Hodan Nalayeh, who was murdered Friday by terrorists in the Somali port city of Kismayo, was the best of us, and the best of a new kind of journalist.
She was part of our global diaspora, and she told stories for and about us. It was, in the end, even more powerful than her childhood dream of working for CNN, something she once said dawned on her after she could not find a job at the network. She found her way to a refugee camp in Kenya to report anyway.
“Standing in the middle of an open desert field with sand blowing in my face, I realized my fellow Somalis needed my gift of storytelling,” she once said on Somali Sideways. “I did not need CNN or any other network to be a voice for my community; I needed to create my own platform. I did not need anyone to hire me when Allah hired me for the job.”
Hodan was the model for a new kind of trailblazing journalist, a global figure tied to her global community. She was born in Somalia in 1976, and spent most of her life in Toronto and Alberta before she returned to Somalia earlier this year to document positive and uplifting stories of her people.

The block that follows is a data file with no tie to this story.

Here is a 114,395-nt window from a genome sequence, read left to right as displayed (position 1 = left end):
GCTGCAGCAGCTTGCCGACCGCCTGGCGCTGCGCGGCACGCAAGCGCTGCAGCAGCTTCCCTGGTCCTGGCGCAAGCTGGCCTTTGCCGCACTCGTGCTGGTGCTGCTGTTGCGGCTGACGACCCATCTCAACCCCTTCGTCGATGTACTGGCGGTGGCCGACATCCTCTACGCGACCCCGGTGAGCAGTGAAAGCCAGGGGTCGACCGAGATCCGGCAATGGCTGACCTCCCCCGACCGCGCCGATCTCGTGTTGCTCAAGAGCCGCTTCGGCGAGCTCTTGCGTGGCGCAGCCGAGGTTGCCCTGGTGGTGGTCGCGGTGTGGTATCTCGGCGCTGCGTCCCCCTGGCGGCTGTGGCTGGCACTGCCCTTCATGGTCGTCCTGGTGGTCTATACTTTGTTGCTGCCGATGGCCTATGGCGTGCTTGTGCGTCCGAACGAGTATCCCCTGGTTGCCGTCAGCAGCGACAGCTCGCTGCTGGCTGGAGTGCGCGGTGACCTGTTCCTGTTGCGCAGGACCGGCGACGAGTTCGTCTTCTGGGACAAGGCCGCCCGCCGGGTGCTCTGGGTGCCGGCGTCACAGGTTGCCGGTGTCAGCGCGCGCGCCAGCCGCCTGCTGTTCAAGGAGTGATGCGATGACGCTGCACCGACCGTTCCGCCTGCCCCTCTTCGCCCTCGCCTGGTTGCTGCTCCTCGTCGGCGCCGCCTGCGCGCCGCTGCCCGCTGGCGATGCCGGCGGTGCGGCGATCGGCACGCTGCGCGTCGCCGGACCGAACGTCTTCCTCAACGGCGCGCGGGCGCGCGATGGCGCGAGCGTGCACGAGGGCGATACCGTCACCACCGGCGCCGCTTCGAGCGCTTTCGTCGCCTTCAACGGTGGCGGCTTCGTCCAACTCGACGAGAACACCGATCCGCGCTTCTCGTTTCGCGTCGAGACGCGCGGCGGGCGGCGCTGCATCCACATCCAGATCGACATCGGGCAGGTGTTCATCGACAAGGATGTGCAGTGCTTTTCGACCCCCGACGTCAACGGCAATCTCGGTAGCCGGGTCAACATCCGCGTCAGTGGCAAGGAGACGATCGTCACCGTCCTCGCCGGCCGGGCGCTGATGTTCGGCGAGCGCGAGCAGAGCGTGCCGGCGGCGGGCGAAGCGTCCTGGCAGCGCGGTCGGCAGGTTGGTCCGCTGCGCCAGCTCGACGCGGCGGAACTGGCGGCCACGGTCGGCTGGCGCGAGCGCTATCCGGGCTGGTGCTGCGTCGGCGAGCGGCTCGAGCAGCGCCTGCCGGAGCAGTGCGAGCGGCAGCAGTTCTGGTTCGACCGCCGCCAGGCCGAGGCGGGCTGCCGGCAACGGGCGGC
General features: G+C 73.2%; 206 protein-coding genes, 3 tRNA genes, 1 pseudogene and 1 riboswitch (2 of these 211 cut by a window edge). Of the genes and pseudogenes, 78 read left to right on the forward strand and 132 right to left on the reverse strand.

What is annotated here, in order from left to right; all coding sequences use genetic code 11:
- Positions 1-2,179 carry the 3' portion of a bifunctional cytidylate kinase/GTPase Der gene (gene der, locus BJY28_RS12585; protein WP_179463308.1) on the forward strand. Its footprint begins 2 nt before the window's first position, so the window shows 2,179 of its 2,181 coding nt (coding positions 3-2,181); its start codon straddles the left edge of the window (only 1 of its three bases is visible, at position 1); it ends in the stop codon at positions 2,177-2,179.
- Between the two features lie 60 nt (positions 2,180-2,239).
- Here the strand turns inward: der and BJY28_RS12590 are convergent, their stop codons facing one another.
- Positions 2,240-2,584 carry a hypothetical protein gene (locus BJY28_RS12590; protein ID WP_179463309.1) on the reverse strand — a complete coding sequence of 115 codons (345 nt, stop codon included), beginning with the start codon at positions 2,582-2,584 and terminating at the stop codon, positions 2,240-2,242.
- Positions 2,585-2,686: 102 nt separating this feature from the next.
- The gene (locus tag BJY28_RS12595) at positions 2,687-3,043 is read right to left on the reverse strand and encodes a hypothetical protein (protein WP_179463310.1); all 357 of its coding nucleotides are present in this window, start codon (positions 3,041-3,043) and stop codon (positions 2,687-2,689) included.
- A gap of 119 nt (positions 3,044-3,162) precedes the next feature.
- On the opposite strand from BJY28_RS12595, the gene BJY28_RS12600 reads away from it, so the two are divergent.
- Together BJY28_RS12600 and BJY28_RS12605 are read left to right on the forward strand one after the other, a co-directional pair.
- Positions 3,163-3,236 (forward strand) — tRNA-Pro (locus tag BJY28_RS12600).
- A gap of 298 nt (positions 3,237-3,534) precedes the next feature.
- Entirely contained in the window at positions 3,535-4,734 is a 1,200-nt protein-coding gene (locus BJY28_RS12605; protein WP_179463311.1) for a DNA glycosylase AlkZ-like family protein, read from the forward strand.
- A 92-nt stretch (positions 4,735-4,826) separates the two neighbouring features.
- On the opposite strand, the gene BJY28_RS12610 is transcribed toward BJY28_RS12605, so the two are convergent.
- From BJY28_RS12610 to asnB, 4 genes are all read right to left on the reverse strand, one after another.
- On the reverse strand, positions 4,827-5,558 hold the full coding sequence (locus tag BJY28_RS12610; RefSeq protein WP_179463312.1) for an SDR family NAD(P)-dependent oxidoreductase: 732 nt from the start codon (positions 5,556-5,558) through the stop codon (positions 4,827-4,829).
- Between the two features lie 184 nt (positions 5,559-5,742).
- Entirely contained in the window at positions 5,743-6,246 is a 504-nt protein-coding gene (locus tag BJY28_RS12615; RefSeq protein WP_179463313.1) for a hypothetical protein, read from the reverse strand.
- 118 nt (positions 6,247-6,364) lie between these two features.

The Somali society is global: When people fled their home country three decades ago because of a civil war, many established new lives outside Somalia. They moved to Europe, others in North America, some in Asia. All these communities are interconnected, with some families literally living across continents. Somalis, who are very much an oral and visual society, are skilled at spreading news to the rest of the community through word of mouth, and now instantly via social media. They are avid news consumers.